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Not-Your-Average APs

By Gayathri Suresh

On May 14th, David sat down in front of his computer to take his AP Chemistry exam. His exam begins, and he works to finish all parts of the chem question while frantically racing against the clock. With 3 minutes left, he tries to submit his response, but he is met with a loading icon and his submission does not go through. Just like David, millions of students who took the 2020 College Board Administered AP exams worldwide were faced with difficulties that prevented them from submitting responses.

The greatest disadvantage of the 2020 AP Exams were the technological problems...

Faced with the COVID-19 epidemic, College Board shifted from its traditional two hour with multi-formatted questions to a 45-minute, long response structure. Not only did this new format surprise students, but they were also posed with another challenge when AP exams were announced to be taken completely remotely. Students who had been preparing for multiple choice questions and SAQs now had to take an exam made up of FRQs and DBQs, which did not seem as if it could provide a sound judgement of a student’s capability and knowledge about their respective courses. What happens if the two questions that make up the whole exam are based on the student’s weakest topic? What if a student who was not prepared got an exam where the two questions were about their strongest topic? The 2020 exams had no way to correctly assess a students level of mastery of a subject with limited questions and format.

In order to reduce cheating, students from each class were given many different types of questions. This also posed a problem as the large number of different questions and texts fails to make an exam that has a uniform level of difficulty. Therefore, some students may take an easier exam compared to their classmates. The greatest disadvantage of the 2020 AP Exams were the technological problems.

College Board had to change the exam in such short notice, less than a month, as the severity and duration of the coronavirus quarantine period was unknown. So, the site was always crashing, many submissions did not go through and they only created the email submission policy after more than half of the exams were administered.

However, considering these circumstances, College Board was able to provide students with a positive and educational experience. The newly formatted exams were to be open book, so students could refer to their notes and any learning material given by their teachers. They also had access to the Internet, even though scouring the Internet for answers would prove to be a waste of testing time. College Board also ensured that all questions were formatted in a unique way so answers would not be found directly on the web.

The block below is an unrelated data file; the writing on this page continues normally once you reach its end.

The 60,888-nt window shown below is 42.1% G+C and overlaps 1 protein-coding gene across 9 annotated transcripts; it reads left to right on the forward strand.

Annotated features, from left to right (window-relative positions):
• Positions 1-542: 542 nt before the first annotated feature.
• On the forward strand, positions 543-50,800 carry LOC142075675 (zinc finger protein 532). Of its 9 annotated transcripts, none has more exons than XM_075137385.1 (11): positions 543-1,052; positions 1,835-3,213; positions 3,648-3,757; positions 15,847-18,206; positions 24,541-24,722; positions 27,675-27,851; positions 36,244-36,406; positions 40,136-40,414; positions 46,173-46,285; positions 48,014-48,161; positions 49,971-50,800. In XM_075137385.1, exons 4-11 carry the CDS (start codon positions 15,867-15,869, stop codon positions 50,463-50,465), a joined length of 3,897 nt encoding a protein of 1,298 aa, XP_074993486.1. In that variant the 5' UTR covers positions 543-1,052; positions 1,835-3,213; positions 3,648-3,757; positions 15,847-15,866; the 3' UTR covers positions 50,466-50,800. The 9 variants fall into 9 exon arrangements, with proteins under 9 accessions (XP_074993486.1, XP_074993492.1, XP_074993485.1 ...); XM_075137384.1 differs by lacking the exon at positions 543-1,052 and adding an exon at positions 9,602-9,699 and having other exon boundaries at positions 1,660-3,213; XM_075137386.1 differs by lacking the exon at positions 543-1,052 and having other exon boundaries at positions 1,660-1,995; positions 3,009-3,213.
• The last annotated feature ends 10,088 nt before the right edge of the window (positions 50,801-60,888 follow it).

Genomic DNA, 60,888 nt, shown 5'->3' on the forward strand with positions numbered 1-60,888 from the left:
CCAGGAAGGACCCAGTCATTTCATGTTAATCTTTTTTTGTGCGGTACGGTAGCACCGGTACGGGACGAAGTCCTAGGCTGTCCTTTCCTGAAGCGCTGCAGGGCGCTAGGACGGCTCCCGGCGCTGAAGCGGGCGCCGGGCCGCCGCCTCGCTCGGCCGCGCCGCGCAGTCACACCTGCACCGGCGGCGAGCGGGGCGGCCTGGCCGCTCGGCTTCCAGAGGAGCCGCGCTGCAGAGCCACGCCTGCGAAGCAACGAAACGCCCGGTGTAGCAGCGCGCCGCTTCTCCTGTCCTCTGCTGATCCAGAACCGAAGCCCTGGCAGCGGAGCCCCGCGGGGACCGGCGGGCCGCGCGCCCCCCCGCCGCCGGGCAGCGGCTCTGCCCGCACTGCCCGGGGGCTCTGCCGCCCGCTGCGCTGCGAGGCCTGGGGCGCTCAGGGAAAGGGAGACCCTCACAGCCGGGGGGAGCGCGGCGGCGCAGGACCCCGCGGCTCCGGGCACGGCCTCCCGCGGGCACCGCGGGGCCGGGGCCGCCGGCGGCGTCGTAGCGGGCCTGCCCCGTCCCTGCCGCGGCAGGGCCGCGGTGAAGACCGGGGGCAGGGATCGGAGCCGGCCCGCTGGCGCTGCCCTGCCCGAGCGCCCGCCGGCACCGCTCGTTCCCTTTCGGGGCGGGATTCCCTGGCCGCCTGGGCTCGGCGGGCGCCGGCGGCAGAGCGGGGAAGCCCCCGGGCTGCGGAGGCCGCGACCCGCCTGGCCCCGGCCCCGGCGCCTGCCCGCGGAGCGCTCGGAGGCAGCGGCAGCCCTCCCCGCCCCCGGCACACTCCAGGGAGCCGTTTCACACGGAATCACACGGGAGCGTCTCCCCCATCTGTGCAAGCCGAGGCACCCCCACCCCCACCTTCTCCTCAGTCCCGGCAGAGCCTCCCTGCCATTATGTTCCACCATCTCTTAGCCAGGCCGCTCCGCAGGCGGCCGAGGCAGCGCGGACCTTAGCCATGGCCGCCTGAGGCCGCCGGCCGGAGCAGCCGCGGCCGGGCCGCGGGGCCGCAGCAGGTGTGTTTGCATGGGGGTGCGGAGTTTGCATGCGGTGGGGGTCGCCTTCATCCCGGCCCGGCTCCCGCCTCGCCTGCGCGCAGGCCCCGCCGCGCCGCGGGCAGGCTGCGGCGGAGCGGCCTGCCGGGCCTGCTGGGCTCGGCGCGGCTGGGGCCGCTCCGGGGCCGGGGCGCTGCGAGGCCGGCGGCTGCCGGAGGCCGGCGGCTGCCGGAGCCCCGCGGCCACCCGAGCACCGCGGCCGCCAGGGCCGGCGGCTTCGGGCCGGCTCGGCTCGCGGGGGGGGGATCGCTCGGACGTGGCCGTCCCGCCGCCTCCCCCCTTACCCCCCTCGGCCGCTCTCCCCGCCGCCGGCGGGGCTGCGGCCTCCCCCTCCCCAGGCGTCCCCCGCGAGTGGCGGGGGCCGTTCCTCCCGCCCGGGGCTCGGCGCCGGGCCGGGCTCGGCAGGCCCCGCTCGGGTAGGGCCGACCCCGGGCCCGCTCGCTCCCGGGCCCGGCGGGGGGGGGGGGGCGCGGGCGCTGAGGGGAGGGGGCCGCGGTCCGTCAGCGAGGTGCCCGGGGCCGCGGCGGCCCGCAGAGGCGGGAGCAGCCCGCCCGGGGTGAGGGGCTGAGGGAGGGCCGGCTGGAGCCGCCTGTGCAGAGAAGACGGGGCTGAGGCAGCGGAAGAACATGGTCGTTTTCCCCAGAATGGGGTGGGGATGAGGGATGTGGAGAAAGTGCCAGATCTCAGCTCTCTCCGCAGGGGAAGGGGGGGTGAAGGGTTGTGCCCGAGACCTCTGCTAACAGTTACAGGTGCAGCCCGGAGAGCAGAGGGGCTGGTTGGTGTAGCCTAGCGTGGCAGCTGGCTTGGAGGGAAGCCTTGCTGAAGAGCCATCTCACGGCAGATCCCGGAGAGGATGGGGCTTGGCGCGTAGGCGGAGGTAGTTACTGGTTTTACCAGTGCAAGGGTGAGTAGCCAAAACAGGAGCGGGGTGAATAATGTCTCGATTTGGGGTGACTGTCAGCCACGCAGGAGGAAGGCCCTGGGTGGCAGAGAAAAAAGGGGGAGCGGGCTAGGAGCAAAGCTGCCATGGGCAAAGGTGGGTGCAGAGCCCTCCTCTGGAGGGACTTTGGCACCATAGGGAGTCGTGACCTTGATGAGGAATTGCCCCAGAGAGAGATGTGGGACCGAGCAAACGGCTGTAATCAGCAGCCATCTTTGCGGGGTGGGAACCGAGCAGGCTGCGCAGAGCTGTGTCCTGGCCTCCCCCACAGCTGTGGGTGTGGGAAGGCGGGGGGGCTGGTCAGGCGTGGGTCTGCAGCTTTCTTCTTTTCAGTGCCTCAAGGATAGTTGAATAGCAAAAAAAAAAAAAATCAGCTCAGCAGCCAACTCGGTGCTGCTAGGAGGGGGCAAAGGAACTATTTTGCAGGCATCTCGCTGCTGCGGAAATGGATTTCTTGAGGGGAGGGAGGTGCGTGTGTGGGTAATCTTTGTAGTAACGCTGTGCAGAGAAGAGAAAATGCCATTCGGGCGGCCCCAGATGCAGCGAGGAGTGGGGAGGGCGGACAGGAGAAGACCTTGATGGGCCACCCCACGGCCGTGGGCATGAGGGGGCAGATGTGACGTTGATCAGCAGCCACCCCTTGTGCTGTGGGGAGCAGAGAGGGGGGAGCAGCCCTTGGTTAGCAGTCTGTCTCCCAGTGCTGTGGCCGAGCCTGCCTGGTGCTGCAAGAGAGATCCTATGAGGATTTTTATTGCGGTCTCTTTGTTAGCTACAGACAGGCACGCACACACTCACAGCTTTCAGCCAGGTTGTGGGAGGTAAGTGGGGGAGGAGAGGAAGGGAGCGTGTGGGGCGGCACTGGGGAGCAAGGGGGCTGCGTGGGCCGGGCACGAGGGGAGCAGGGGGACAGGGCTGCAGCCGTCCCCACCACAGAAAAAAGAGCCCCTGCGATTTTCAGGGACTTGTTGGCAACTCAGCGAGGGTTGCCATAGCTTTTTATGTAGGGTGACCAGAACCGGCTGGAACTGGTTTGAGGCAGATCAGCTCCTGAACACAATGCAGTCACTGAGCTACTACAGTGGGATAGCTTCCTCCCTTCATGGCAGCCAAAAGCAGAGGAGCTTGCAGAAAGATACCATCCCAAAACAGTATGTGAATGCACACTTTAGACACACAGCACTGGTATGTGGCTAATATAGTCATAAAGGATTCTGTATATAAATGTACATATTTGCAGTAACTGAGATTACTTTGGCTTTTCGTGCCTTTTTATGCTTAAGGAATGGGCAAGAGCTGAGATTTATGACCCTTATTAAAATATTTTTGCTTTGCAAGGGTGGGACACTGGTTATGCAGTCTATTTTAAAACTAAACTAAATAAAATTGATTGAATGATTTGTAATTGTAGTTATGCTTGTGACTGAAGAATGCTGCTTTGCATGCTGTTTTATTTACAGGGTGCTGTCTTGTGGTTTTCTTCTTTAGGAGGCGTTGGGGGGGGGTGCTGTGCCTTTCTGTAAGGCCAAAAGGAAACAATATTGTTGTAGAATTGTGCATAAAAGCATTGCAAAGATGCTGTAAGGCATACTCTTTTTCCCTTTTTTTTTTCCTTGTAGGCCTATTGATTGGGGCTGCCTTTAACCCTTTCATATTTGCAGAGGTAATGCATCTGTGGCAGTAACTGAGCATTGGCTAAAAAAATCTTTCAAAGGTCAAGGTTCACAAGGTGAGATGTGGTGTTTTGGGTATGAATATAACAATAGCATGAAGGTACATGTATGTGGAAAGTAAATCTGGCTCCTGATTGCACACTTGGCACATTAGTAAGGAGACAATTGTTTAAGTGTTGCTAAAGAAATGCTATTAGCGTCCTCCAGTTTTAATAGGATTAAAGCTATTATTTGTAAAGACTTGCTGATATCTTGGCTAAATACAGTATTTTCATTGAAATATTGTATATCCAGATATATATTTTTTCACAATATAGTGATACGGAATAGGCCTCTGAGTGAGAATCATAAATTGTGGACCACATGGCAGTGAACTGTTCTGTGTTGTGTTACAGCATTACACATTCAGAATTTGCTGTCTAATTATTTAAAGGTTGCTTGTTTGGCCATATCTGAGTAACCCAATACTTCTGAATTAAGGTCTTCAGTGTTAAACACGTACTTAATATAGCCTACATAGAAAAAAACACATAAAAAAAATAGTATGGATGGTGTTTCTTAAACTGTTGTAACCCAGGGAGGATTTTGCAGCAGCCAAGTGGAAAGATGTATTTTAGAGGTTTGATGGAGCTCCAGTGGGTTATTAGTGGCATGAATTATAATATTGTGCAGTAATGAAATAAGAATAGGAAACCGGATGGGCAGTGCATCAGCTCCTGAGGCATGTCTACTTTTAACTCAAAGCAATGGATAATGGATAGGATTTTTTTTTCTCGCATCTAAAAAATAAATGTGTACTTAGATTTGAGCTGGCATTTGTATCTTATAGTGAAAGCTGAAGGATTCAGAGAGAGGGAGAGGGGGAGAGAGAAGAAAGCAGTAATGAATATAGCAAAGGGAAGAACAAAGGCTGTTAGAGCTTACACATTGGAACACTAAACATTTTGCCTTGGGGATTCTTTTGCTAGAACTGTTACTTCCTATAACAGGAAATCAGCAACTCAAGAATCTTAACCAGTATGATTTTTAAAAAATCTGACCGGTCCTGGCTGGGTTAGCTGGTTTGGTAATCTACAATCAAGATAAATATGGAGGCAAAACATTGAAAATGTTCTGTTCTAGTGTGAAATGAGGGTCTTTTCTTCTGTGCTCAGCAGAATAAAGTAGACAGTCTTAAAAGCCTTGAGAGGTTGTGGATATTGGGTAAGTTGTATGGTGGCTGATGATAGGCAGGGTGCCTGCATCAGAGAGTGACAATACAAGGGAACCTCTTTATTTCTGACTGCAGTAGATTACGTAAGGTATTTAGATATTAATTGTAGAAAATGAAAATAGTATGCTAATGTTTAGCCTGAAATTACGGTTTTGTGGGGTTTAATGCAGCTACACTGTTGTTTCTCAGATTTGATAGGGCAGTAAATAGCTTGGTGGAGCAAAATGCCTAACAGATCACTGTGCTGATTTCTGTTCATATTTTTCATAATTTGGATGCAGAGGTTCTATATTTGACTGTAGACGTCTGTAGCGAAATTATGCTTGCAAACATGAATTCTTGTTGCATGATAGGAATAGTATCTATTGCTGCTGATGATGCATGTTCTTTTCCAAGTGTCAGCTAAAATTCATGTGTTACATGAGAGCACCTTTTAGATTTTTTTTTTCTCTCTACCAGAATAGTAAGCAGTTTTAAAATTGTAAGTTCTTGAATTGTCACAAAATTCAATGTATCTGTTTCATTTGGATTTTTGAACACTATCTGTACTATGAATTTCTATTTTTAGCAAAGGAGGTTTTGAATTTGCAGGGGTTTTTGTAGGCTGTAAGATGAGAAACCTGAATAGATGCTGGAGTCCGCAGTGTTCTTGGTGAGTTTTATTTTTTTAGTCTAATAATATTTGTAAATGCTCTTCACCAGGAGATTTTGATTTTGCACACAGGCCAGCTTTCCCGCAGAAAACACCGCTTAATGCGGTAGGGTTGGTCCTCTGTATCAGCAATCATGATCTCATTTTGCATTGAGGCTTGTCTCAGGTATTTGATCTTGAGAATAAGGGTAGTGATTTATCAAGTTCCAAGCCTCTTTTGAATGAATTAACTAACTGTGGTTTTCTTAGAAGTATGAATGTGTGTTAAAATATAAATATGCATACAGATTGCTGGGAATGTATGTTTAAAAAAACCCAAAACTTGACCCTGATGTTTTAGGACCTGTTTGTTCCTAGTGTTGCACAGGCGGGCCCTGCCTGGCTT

The open-book policy also helped students engage in an experience similar to college testing, where professors often encourage open book assignments and evaluations. Taking advantage of the current situation, the AP Exams gave students a glimpse of their college coursework in the future. Students without internet or proper resources were sent temporary testing materials, such as iPads, ChromeBooks, calculators, and reference tables in order to ensure all student had a fair shot at the prestigious exams.

Student also had the chance for retakes if they experienced difficulties or scheduling errors, and they were also given the chance to practice submitting responses in a demo setup. The curriculum for all subjects were cut short, as students were not going to be tested on units, they were not able to cover in school, even though there were free review sessions for exam prep and useful tips. And most importantly, college would be accepting the credit for the exams taken in 2020, as this was the primary concern of the students taking the exams. Students would be more likely to get a score of three, four, or five, and it would translate into credits during their college years. Teachers would be sent student responses and they have the ability to “appeal” to the AP scorers regarding their students’ scores.

The 2020 AP experience has been an unforgettable one, leaving not only College Board but also students to be flustered and scared to see what the future holds. From sarcastic backlashes on Instagram to cheating scandals to lawsuits and petitions to millions of retakes and invalid submissions, the AP exams this year did not meet their standards in efficiency and practicality. However, students and administrators can only keep their fingers crossed for everything to go back to normal next year.


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